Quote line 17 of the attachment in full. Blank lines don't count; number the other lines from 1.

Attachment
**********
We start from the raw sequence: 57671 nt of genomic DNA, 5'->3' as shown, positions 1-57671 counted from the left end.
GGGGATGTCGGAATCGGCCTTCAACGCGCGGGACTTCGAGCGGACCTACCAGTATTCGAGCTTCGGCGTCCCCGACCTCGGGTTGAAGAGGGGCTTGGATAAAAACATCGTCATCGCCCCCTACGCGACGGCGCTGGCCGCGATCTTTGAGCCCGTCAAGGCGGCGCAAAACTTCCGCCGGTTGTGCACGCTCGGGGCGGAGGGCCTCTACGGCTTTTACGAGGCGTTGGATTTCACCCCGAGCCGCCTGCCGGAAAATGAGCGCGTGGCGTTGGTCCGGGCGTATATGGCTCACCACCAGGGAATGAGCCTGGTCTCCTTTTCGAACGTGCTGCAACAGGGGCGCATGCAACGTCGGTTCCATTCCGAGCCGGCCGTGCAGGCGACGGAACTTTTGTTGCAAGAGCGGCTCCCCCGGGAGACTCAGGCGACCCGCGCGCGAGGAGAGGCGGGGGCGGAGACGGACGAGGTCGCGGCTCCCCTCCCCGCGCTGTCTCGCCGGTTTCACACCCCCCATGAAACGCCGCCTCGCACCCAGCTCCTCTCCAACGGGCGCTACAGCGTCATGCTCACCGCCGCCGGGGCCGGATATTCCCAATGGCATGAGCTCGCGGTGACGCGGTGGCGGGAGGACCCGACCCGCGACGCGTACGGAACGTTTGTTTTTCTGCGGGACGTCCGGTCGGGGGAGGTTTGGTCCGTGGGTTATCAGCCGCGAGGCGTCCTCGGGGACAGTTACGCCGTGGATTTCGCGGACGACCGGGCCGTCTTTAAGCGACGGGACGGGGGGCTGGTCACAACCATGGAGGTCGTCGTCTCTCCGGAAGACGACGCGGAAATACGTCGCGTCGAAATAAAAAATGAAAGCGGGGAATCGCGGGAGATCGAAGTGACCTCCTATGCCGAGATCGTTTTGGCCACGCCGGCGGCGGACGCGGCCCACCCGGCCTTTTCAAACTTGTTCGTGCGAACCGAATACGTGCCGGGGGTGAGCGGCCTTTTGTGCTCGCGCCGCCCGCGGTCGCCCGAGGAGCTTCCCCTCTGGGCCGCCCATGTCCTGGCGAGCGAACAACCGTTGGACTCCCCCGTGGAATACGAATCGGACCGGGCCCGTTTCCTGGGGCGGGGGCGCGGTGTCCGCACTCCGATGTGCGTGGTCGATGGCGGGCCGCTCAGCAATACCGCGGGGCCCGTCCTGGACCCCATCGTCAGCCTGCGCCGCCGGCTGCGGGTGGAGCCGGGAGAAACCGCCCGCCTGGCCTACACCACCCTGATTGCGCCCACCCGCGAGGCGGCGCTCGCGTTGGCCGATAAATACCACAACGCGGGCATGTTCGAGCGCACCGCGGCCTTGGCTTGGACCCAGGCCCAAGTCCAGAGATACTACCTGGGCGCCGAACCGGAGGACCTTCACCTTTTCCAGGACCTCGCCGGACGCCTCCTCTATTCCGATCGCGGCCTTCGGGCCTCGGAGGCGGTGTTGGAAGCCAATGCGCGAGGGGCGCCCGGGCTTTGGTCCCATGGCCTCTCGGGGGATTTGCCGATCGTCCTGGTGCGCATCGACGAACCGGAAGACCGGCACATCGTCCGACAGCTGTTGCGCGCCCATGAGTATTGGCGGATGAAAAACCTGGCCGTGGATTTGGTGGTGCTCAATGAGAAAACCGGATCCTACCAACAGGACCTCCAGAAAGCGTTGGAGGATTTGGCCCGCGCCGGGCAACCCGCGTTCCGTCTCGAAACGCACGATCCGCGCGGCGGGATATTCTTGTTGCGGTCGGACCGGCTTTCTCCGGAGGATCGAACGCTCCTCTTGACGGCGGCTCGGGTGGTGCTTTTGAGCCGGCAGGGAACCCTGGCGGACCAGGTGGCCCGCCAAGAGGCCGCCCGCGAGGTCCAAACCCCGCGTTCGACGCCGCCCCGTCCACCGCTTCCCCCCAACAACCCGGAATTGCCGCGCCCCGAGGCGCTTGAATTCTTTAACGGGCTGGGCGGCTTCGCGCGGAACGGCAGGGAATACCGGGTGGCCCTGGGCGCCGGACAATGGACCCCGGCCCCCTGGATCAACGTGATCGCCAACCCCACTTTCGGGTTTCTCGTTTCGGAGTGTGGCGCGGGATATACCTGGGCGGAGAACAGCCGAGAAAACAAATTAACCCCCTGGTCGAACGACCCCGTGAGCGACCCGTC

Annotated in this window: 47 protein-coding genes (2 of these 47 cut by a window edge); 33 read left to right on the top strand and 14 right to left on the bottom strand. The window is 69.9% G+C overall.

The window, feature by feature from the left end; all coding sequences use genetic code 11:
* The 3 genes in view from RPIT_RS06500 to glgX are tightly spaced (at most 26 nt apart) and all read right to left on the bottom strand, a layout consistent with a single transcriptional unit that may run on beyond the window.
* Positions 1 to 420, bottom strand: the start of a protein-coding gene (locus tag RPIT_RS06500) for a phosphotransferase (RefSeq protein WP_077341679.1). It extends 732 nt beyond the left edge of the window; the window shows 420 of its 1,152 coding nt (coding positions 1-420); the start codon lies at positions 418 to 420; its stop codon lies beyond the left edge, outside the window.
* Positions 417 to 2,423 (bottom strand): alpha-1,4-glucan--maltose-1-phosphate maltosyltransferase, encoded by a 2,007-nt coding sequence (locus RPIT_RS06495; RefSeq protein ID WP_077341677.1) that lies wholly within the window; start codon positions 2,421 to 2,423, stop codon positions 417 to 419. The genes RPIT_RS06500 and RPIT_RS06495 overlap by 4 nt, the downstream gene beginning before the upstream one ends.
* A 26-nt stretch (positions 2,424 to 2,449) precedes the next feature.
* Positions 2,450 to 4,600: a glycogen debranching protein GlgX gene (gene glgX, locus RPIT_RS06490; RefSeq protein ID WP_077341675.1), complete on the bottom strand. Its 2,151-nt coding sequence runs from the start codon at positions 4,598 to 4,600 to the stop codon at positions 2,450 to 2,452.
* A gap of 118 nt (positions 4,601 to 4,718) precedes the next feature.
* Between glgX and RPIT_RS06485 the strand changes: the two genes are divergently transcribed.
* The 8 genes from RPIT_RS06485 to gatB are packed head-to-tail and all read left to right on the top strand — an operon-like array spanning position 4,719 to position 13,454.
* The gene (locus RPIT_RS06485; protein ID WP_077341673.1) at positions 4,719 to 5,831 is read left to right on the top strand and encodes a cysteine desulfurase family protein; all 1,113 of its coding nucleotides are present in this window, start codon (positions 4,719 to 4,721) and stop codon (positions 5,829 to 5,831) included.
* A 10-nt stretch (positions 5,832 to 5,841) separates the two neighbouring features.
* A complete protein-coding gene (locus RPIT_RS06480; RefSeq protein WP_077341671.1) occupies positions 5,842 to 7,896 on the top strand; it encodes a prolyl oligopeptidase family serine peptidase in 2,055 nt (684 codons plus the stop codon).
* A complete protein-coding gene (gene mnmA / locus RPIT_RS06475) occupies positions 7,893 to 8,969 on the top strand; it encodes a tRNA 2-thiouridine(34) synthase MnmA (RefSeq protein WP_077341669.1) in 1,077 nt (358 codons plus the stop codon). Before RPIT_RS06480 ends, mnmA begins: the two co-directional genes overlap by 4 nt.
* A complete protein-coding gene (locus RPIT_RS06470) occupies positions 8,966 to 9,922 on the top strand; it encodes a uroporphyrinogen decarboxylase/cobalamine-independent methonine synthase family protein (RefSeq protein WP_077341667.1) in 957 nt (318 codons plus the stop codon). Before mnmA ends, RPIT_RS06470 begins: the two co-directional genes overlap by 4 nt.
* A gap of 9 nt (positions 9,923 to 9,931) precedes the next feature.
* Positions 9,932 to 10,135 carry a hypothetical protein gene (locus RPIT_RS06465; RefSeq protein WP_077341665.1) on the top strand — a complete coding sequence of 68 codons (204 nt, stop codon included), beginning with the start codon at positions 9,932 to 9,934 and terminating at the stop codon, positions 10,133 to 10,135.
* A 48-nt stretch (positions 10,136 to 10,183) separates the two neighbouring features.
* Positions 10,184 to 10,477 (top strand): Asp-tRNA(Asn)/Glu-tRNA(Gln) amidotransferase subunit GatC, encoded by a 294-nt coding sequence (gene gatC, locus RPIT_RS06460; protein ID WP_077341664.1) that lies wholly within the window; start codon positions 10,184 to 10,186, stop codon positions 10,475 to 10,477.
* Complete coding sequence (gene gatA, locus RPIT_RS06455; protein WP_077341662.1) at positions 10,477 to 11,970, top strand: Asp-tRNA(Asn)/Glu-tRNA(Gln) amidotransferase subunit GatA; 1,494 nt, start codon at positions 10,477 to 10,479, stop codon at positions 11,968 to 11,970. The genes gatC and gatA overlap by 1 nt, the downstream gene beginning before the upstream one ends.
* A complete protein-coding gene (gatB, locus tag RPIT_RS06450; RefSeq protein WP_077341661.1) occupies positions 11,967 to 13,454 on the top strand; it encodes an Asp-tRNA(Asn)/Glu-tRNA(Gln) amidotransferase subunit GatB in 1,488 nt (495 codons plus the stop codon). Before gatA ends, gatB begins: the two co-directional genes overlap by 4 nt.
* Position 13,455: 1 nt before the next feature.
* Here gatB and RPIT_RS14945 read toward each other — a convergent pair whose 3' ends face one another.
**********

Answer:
* A complete protein-coding gene (locus RPIT_RS06470) occupies positions 8,966 to 9,922 on the top strand; it encodes a uroporphyrinogen decarboxylase/cobalamine-independent methonine synthase family protein (RefSeq protein WP_077341667.1) in 957 nt (318 codons plus the stop codon). Before mnmA ends, RPIT_RS06470 begins: the two co-directional genes overlap by 4 nt.